[Note: Here is Appendix 1, which follows the first six parts in the series]
This is the right place for a painful digression. It’s painful because it’s about a program related to immigration that is both confusing and calculated, as if by design, to become controversial. Yet, as I argue below, toward the end of this essay, it’s a program with promise.
Many middle-class foreigners with college degrees are in the US on temporary working visas. By numbers, the main category of working visas is the H-1B visa. (This is confusing, but there is currently no such thing as an H-1A visa.) Holders of the H-1B visa must meet specific educational qualifications. They are sponsored by American employers – but also by employers who look much like labor contractors based abroad. They may stay in the US for a period of three years, renewable for an additional three years. That’s except if they work for a university or for a research institute, in which case their visa is pretty much eternal. Although the number of visas allotted each year is capped, by accumulation, the program involves significant numbers of people, about 350,000 in 2016. Some or most H-1B visas are allocated by lottery on an annual basis. (It’s completely separate from the diversity lottery described above [in Part 1], as I said.)
The rationale behind the H-1B visa is to supply workers in specialties that industrial and other organizations cannot find domestically. The program is controversial for two reasons. First, unlike other temporary visa programs, this one explicitly allows holders to apply for a green card – for immigration – on the basis of occupational qualification. (See above.)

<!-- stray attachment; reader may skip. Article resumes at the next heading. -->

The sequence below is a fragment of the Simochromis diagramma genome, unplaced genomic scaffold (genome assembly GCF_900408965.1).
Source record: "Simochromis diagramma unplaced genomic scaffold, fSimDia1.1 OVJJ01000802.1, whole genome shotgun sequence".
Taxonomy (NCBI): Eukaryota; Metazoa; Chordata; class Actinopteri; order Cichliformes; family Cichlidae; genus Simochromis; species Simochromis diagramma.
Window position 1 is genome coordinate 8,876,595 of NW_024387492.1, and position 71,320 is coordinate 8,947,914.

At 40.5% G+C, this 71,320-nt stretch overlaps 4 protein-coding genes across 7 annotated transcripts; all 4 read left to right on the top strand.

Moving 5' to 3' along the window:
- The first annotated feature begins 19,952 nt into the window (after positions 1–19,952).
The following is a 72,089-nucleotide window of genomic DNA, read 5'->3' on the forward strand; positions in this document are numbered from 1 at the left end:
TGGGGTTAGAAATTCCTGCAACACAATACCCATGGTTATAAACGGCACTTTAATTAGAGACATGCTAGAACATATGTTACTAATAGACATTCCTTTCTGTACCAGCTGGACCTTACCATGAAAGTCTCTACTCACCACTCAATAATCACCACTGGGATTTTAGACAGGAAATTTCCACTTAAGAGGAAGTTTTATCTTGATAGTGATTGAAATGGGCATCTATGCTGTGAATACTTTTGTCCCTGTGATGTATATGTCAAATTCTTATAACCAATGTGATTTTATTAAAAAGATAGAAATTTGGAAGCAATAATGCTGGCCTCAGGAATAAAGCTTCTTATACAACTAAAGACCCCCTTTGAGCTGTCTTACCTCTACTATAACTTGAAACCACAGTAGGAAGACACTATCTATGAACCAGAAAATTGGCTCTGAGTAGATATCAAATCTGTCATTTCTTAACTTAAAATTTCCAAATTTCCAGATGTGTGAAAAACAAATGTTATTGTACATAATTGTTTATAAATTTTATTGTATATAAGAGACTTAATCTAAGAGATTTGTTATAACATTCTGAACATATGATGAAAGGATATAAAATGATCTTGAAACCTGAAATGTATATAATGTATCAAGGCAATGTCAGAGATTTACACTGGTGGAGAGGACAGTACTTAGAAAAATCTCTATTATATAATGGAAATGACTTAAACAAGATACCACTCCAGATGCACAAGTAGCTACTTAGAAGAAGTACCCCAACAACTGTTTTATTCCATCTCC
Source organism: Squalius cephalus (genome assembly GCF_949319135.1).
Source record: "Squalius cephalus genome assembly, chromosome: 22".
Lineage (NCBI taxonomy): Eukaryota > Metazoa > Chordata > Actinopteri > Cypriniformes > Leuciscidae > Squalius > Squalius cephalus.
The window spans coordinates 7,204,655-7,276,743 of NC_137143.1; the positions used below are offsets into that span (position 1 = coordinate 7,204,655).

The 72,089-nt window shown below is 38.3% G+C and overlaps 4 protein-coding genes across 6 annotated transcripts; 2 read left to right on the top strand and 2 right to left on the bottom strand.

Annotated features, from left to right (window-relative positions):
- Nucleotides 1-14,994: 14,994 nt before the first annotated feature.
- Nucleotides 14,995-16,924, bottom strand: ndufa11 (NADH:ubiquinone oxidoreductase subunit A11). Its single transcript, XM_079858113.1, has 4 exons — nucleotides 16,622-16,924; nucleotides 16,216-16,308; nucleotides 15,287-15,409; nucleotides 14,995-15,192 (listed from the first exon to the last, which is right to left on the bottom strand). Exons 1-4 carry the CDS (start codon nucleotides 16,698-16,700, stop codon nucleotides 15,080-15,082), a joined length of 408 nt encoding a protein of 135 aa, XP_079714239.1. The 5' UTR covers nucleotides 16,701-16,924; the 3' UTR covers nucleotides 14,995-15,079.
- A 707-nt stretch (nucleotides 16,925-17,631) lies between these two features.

Applications from such foreign workers tend to be successful because the applicants are already familiar with American society where they have spent three to six years, including from a work angle. In addition, they are often sponsored by an employer willing to support their long and arduous application process and to pay for its elevated legal costs. (The H-1B visa is a heaven on earth for specialized attorneys and a gift that keeps giving.) The program is sometimes criticized as a back door to immigration. I don’t know how many H-1B visa holders go home, how many stay or try to stay. I would guess that most try to stay because a US green card is invaluable, even if you want to live principally in Bangalore.
The H-1B visa program is often criticized in the press and on the internet as a devious means to keep down the remuneration of domestic employees. (Norm Matloff, “Trump Is Right: Silicon Valley Is Using H-1B Visas To Pay Low Wages To Immigrants,” Huffington Post, February 31, 2018.) Significant legal dispositions narrow down this possibility. There is an absolute minimum wage for H-1B visa holders; employers must pay them the mean wage for similar workers in their company, or the prevailing local wage, whichever is highest. They are forbidden from being used as strikebreakers, etc.
Moreover, the large, prosperous, visible high-tech firms who make regular use of H-1B visas offer tempting targets for any upstart law firm with an ability to mount a class action suit. Such class actions could potentially include tens of thousands of plaintiffs or even more. I ask myself why would firms using H-1B take the risk, at the hands of jurors who could easily identify with the American-born plaintiffs? Nevertheless, inspections of this visa program show as many as 20% frauds and technical violations. (I have not examined further the nature and seriousness of these infractions. It’s probably worth doing.)
It’s easy to come across bitter individual accusations against the H-1B program. Below is a literal communication – cited without permission – from the Facebook timeline of populist activist Peggy Traeger Tierney’s sampled hap-haphazardly on July 14, 2018. The writer is an anonymous contributor, not Ms Tierney: